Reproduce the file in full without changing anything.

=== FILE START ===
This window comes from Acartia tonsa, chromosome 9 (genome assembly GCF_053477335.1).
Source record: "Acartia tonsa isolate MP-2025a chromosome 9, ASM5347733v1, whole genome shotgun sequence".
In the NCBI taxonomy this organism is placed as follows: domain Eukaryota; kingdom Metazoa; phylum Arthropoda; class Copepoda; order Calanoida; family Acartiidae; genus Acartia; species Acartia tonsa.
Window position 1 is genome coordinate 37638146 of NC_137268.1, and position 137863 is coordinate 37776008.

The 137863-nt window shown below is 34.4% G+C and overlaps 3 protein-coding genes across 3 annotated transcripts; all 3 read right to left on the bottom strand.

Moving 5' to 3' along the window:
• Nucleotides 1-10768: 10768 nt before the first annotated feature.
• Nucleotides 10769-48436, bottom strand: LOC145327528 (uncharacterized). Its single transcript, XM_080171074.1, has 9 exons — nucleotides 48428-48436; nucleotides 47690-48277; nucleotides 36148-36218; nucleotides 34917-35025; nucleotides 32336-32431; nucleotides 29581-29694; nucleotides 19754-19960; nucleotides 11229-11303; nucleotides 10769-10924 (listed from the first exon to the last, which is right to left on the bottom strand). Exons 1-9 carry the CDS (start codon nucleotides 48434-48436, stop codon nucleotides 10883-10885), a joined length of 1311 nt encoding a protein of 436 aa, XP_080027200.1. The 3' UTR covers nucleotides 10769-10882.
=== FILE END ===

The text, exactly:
This window comes from Acartia tonsa, chromosome 9 (genome assembly GCF_053477335.1).
Source record: "Acartia tonsa isolate MP-2025a chromosome 9, ASM5347733v1, whole genome shotgun sequence".
In the NCBI taxonomy this organism is placed as follows: domain Eukaryota; kingdom Metazoa; phylum Arthropoda; class Copepoda; order Calanoida; family Acartiidae; genus Acartia; species Acartia tonsa.
Window position 1 is genome coordinate 37638146 of NC_137268.1, and position 137863 is coordinate 37776008.

The 137863-nt window shown below is 34.4% G+C and overlaps 3 protein-coding genes across 3 annotated transcripts; all 3 read right to left on the bottom strand.

Moving 5' to 3' along the window:
• Nucleotides 1-10768: 10768 nt before the first annotated feature.
• Nucleotides 10769-48436, bottom strand: LOC145327528 (uncharacterized). Its single transcript, XM_080171074.1, has 9 exons — nucleotides 48428-48436; nucleotides 47690-48277; nucleotides 36148-36218; nucleotides 34917-35025; nucleotides 32336-32431; nucleotides 29581-29694; nucleotides 19754-19960; nucleotides 11229-11303; nucleotides 10769-10924 (listed from the first exon to the last, which is right to left on the bottom strand). Exons 1-9 carry the CDS (start codon nucleotides 48434-48436, stop codon nucleotides 10883-10885), a joined length of 1311 nt encoding a protein of 436 aa, XP_080027200.1. The 3' UTR covers nucleotides 10769-10882.